Finally Karl Lagerfeld fans will be able to shop his creations from his eponymous brand with ease this festive season. The brand’s website Karl.com is launching an e-commerce feature in partnership with Artnet.com. Karl has also designed three unique handbags that will be available for bidding along with the original sketches to mark the launch. karl-e-commerce02Consumers worldwide will be able to shop online for clothing, accessories, and much more beginning this November as the site will go live in multiple languages. Understanding the importance of catering to the online fans, Karl Lagerfeld will be selling for the first time on its e-commerce shopping site since the brand relaunched in 2012. Till now, its products were made available on Net-a-porter.com, Luisaviaroma.com, Stylebop.com, Zalando.com and the Web stores of Harvey Nichols and Harrods.

karl-e-commerce04WWD reports that the shop on karl.com will offer a far wider assortments of women’s products, including the entire accessories offering, up to three-quarters of the ready-to-wear range, plus licensed products including fragrances, watches, eyewear and novelty items. The online Karl store will also unveil new designs every two weeks, and occasionally feature capsule collections developed especially for the channel, kicking off with a Karl Around the World range inspired by the designer’s travels.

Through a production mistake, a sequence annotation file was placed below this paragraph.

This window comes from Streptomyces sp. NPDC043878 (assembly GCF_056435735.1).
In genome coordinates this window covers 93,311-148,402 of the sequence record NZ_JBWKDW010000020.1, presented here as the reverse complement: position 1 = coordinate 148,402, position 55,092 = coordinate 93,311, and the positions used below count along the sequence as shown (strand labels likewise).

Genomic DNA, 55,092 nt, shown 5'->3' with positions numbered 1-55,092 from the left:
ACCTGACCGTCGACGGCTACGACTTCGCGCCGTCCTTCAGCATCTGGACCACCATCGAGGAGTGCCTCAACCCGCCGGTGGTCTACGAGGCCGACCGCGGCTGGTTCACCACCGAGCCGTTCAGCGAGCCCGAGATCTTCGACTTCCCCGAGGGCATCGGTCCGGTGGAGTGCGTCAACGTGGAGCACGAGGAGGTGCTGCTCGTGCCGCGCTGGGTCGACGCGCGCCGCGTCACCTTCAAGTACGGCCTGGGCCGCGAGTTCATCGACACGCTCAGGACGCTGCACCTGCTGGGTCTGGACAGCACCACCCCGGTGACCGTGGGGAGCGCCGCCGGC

karl_lagerfeld_artnetPier Paolo Righi, chief executive officer of Karl Lagerfeld Group BV, states that their online shopping platform “resonates with our core customer, who is very connected, young-minded and modern….We know there is a big audience out there that wants to buy our product.” He also emphasizes on their expansive reach, “We’re going global, in 97 countries, with five languages, including Japanese.”

The unique bags designed by Karl to mark the launch are to be unveiled on November 2, with bidding opportunity from November 5 -10.  “I wanted something different from the bags we have in the shop,” Karl said. “They are unique pieces, and will not be reproduced after.”

WWD And Artnet